People's perception of land subsidence, floods, and their connection: A note based on recent surveys in a sinking coastal community in Jakarta

Hiroshi Takagi, Miguel Esteban, Takahito Mikami, Munawir Bintang Pratama, Ven Paolo Bruno Valenzuela, John Erick Avelino

Research output: Contribution to journalArticlepeer-review

Abstract

Land subsidence has triggered severe coastal floods in Jakarta, whose mechanism has been extensively investigated by researchers and engineers. The government has also recognized this fact, which has partially contributed to the recent announcement that the capital will be relocated to East Kalimantan. However, it is not clear whether ordinary people perceive the progress of land subsidence as their own issue. To ascertain this, a field survey was conducted after a major coastal flood that took place in December 2017, which revealed that nearly half of the people living in a rapidly sinking coastal community were not aware of the ongoing land subsidence under their own houses. Severe flood and land subsidence were not strongly recognized as interlinked problems by local citizens. Rain-induced flooding is common in the community, and this may explain why a quarter of respondents did not fear the 2017 coastal flood, despite their houses being flooded, in some cases to a depth above their heads. Land subsidence has an adverse effect on flooding. Awareness building programs for normal citizens should be promoted, in order to articulate the significance of stopping groundwater extraction for mitigating land subsidence and the flooding it induces.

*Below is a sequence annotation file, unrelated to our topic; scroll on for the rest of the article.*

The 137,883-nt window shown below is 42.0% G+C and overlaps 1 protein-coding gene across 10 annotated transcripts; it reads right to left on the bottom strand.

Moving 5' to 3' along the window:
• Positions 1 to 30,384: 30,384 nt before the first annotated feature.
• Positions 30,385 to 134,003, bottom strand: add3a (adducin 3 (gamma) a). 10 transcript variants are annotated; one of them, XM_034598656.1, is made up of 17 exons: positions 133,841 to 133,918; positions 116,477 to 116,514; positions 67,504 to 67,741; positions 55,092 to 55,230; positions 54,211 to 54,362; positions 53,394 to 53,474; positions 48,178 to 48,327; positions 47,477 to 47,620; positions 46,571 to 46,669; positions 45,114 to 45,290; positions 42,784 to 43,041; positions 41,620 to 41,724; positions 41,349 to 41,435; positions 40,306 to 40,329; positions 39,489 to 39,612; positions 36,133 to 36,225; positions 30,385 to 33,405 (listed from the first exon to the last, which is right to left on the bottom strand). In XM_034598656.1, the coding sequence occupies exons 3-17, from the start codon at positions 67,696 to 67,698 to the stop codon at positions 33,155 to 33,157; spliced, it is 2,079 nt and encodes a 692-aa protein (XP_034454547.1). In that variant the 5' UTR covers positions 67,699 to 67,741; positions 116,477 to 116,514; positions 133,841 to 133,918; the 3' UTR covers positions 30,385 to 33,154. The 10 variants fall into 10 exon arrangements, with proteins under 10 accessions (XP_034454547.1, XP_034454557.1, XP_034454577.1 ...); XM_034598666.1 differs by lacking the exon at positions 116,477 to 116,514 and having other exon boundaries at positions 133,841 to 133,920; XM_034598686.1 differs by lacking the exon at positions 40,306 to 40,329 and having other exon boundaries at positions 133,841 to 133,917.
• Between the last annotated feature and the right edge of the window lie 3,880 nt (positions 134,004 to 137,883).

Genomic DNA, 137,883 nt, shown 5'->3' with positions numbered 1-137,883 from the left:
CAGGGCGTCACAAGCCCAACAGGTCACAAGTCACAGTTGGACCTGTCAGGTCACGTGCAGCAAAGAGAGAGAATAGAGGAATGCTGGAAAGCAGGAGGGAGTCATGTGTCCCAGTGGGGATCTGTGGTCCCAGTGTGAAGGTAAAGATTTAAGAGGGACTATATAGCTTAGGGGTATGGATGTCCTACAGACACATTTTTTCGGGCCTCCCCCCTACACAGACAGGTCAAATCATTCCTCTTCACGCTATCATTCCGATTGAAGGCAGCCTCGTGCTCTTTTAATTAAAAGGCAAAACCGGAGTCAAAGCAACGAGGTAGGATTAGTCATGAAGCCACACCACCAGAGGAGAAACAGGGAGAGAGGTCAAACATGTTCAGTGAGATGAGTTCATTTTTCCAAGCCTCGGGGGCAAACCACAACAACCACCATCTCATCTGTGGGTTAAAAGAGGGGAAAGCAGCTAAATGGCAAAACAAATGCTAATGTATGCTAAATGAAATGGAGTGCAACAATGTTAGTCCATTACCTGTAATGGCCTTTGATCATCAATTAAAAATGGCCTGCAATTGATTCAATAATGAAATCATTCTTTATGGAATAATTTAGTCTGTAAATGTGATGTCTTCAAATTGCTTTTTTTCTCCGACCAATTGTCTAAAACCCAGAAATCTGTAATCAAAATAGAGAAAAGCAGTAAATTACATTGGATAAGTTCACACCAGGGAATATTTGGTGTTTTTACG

Original languageEnglish
Article number105753
JournalOcean and Coastal Management
Volume211
DOIs
Publication statusPublished - 2021 Oct 1

Keywords

  • Abnormal high tide
  • Coastal flood
  • Field survey
  • Groundwater extraction
  • Jakarta
  • Land subsidence
  • NCICD
  • People's perception
  • Vulnerable coastal community

ASJC Scopus subject areas

  • Oceanography
  • Aquatic Science
  • Management, Monitoring, Policy and Law

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